In Swiss fashion, the bulk of hotels are decently clean and comfortable. The luxury segment is bursting with some of the finest hotels on the planet; after all, César Ritz came from Switzerland. On the other end of the spectrum, even a one-star hotel with the most limited of facilities can be reasonably comfortable and in a wonderful location.

All accommodations listed in this guide have private bathrooms unless otherwise noted.

Can You Keep Your Cool?

Be aware that many hotels in Switzerland do not have air-conditioning, though they may provide a fan. If sleeping in summer heat would trouble you, check ahead with the hotel to be sure. While a decade or two ago A/C was not a required amenity, Switzerland, alas, has been affected by climate change. The average temperature has been increasing, there has been less snow, and the number of hot and sunny days has risen dramatically. Still, a number of fine properties across all price points are A/C-free and most of the year, it’s not (yet) an issue.

Keeping Costs Down

To save money, try these rules of thumb:

  • Choose your season carefully. Demand (and, typically, prices) are highest in the mountain areas around Christmas and New Year, and when Swiss and European schools have break in February and mid-July–mid-August. Cities stay busy with business travel and depend less on tourism, so fluctuations are milder, though prices may skyrocket during major events. Often, the lowest rates apply midweek; or conversely, in business-oriented hotels, on the weekend.
  • Buy a money-saving package deal. A travel package combining airfare and a hotel stay for one price may be a bargain. But be wary of packages that include meals and other extras, since these might be less expensive if purchased separately or outside the hotel. The usual booking websites (Expedia, Travelocity, and the like) offer packages.
  • Shop around. Once you’ve done some shopping around online, contact the property directly and ask for the lowest possible rate—it’s often that simple, and don’t be shy about asking for a better deal. Or at least check the hotel’s website, as many guarantee the best rate. Then keep shopfping—most reservations are fully refundable almost to time of check-in, so if you find a better price go back to the hotel of choice and renegotiate.
  • Choose a chain. With some exceptions, we have not listed mass-volume chain hotels in this guide. In our opinion, they tend to lack the character and local feel that many independently run hotels bring to the travel experience. That said, you may be able to use reward points or some type of corporate discount at these chains. And some are making greater efforts to incorporate a unique flair and reflect their local surroundings. Ibis ( hotels are often a decent, lower-priced urban option.
  • Consider private B&B’s and other alternatives to hotels. See below for more on this type of accommodation.

Alternatives to Hotels

Bed & Breakfasts—The Swiss concept of a bed-and-breakfast differs from that in many English-speaking lands. In Switzerland, B&Bs are often more like small hotels than private homes. You can find both types at Bed and Breakfast Switzerland ( Switzerland Tourism ( also has about 790 B&Bs listed, as well as several accommodations in igloos, weather conditions pending (yes, igloos. Bring thermal underwear).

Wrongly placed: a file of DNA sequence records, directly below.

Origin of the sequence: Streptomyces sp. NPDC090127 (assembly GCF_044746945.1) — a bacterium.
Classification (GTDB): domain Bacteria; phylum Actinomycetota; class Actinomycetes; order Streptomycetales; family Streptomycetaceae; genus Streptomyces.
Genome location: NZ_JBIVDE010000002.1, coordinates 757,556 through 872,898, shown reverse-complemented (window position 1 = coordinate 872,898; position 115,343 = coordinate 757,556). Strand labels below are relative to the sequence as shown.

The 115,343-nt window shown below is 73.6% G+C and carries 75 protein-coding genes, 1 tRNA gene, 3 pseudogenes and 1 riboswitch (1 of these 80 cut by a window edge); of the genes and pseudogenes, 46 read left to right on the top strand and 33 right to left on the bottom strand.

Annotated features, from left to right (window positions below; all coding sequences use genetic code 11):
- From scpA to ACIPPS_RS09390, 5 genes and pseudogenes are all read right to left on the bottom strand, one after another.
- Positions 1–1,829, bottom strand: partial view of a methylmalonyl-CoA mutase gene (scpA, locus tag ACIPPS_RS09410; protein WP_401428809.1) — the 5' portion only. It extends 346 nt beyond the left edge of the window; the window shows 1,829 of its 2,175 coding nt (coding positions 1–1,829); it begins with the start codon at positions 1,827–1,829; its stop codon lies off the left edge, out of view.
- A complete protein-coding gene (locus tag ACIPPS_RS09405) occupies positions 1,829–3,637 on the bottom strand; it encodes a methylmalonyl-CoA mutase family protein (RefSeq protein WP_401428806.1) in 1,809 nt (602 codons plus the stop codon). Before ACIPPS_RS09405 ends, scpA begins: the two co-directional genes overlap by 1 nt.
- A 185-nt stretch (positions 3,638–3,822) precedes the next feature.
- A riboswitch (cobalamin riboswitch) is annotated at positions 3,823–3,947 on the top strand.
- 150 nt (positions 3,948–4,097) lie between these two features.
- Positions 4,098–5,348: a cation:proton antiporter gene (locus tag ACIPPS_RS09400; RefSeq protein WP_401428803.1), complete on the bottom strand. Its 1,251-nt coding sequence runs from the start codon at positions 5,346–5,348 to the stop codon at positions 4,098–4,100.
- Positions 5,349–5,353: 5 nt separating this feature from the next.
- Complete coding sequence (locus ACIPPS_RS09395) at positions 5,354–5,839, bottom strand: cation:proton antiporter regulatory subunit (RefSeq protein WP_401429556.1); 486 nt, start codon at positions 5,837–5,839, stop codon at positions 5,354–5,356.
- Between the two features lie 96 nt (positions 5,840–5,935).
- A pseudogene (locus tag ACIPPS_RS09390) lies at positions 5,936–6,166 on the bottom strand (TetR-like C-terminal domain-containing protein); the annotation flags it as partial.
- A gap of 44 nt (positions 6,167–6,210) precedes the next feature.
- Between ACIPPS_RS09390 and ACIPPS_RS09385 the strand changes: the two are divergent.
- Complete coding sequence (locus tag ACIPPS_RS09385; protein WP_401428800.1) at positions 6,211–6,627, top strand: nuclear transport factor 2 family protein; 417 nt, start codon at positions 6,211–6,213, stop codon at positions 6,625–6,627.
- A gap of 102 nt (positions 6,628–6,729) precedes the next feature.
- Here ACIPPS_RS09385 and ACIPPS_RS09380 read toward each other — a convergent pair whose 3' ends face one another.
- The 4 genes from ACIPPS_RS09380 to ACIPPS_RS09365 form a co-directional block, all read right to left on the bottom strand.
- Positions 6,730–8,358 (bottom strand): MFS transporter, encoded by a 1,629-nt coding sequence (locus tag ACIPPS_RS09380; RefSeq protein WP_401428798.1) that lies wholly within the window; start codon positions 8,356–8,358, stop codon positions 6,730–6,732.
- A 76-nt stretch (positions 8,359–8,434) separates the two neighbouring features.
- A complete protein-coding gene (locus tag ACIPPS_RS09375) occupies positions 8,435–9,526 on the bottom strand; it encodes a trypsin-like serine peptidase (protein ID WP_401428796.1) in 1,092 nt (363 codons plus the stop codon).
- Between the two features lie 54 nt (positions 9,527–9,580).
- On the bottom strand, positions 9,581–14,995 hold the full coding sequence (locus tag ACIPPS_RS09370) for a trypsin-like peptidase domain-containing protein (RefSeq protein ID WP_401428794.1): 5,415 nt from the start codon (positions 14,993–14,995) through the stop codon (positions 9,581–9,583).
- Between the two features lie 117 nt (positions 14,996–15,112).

Alpine Huts—Stay in a wooden or stone Alpine cabins, and you might just be moved to try yodeling. Luckily, there probably won’t be many people around to hear. Switzerland Tourism hosts the booking site https:// with rustic rentals—some on farms, some historic, some fairly rough, and others luxe.

Chalet, House & Apartment Rentals—Local tourist offices or Switzerland Tourism can provide listings of apartments and chalets to rent. Or there’s always Airbnb (, which offers everything from cheap single rooms to plush apartments. Alternatively, find vacation homes to rent through Switzerland-based company Interhome (, which represents some 40,000 quality-controlled properties in 32 countries.

Camping—Another way to get the most out of the region’s natural bounty and save a franc or two is camping. Some campgrounds also have bungalows or rooms to rent as well as other equipment. (; tel. 044/360-80-30) lists close to 400 sites, with lots of information in English. If your focus is the outdoors, you could even rent a camper van from McRent (; tel. 041/761-40-45) or MyCamper (; tel. 076/823-67-11) and use public transport for the odd city adventure.

Farm Stays—Hit the hay—or a regular bed, if you prefer—on a farm via Agrotourism Switzerland ( Some have a focus on wine or riding, say, some have you sleep on a bed of straw (Schlafen im Stroh) and several let you do farm chores such as caring for the animals. These can be terrific for families, and a way to experience the farm culture that is very dear to the Swiss.

Youth Hostels—Some of the roughly 50 Swiss Youth Hostels ( don’t at all jibe with the old image of youth hostels as bare-bones sardine boxes for partying backpackers. Many offer private rooms in addition to dorms and are in prime locations. Some are in castles, or even boast wellness facilities. They aren’t just for youth, but some are exceptionally family friendly, with baby equipment and play areas, and wheelchair-accessible. They can fill up fast at peak travel times. You can also find some inexpensive independent hostels outside of the Swiss Youth Hostels system, but quality is mixed.

Note: This information was accurate when it was published, but can change without notice. Please be sure to confirm all rates and details directly with the companies in question before planning your trip.